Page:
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From the American Folklife Center, Library of Congress
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The John and Ruby Lomax 1939 Southern States Recording Trip is a multiformat ethnographic field collection that includes nearly 700 sound recordings, as well as fieldnotes, dust jackets, and other manuscripts documenting a three-month, 6,502-mile trip through the southern United States.
Beginning in Port Aransas, Texas, on March 31, 1939, and ending at the Library of Congress on June 14, 1939, John Avery Lomax, Honorary Consultant and Curator of the Archive of American Folk Song (now the Archive of Folk Culture, American Folklife Center), and his wife, Ruby Terrill Lomax, recorded approximately 25 hours of folk music from more than 300 performers.
These recordings represent a broad spectrum of traditional musical styles, including ballads, blues, children's songs, cowboy songs, fiddle tunes, field hollers, lullabies, play-party songs, religious dramas, spirituals, and work songs.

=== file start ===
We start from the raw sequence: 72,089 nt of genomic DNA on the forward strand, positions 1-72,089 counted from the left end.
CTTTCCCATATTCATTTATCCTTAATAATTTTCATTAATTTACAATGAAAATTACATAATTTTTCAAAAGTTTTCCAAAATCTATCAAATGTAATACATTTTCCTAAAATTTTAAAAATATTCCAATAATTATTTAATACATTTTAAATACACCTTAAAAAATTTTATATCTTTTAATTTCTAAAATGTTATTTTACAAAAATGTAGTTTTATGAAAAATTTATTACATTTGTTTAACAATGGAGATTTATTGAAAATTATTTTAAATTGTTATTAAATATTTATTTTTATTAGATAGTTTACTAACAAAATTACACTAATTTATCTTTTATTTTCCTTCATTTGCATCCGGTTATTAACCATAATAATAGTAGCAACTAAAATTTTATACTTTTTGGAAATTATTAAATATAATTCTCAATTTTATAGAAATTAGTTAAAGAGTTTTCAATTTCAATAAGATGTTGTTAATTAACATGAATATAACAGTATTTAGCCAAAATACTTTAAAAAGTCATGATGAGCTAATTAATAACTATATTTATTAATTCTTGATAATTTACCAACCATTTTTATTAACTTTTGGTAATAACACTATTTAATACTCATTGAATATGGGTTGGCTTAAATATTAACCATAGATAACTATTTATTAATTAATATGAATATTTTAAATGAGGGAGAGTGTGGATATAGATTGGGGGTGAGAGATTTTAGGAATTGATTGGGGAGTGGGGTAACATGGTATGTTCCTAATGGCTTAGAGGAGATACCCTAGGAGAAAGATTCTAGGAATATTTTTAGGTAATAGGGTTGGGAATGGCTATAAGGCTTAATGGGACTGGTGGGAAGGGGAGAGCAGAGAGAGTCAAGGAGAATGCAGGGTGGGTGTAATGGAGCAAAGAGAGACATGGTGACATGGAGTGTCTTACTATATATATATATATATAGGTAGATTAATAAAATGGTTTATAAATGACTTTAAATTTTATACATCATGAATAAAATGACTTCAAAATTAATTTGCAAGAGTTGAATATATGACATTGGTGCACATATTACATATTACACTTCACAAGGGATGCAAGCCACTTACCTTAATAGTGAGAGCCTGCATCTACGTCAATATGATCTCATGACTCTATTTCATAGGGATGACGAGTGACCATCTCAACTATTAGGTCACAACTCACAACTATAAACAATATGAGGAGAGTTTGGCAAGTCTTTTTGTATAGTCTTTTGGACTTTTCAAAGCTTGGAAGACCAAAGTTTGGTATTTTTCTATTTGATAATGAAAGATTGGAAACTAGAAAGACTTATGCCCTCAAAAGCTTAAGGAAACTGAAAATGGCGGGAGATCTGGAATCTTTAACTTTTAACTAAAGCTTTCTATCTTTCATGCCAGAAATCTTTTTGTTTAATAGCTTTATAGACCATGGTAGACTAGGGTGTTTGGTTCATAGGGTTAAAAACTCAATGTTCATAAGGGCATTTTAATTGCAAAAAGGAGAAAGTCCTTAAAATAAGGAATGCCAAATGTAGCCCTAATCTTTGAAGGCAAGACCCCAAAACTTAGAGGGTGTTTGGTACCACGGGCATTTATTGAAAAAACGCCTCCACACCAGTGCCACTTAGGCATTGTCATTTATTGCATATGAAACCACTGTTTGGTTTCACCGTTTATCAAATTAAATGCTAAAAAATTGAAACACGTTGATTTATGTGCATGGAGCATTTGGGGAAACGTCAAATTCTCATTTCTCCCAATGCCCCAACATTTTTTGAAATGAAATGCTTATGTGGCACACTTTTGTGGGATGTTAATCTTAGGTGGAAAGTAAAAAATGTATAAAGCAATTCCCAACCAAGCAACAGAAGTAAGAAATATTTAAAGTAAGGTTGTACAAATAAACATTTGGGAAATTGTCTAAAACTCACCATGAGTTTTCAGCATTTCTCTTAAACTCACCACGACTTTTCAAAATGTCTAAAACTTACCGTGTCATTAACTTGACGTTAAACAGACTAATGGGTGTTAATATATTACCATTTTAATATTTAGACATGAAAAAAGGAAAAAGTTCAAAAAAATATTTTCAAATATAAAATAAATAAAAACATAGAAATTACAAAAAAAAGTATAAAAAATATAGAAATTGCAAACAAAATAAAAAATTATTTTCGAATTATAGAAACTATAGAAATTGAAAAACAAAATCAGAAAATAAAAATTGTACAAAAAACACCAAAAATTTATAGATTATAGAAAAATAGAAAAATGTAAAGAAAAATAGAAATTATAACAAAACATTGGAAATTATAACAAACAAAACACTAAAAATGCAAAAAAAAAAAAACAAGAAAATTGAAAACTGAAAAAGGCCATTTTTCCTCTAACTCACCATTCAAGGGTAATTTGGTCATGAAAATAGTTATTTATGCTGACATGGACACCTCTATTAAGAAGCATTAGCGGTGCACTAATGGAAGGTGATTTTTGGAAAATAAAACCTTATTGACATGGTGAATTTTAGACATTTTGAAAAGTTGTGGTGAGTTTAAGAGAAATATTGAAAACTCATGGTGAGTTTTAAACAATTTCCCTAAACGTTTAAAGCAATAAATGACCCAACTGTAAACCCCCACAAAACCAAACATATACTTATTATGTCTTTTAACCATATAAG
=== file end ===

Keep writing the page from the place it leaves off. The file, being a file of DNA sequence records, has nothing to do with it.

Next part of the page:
Photographic prints from the Lomaxes' other Southern states expeditions, as well as their other recording trips made under the auspices of the Library of Congress, illustrate the collection, since no photographs from the 1939 Southern States Recording Trip have been identified.
For more information about related documentary projects undertaken by the Archive of American Folk Song in 1939, see the 1939 Annual Report of the Library of Congress.
This presentation is made possible by the generous support of The Texaco Foundation.
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The Library of Congress presents these documents as part of the record of the past. These primary historical documents reflect the attitudes, perspectives, and beliefs of different times. The Library of Congress does not endorse the views expressed in these collections, which may contain materials offensive to some readers.
The 1939 Recording Expedition
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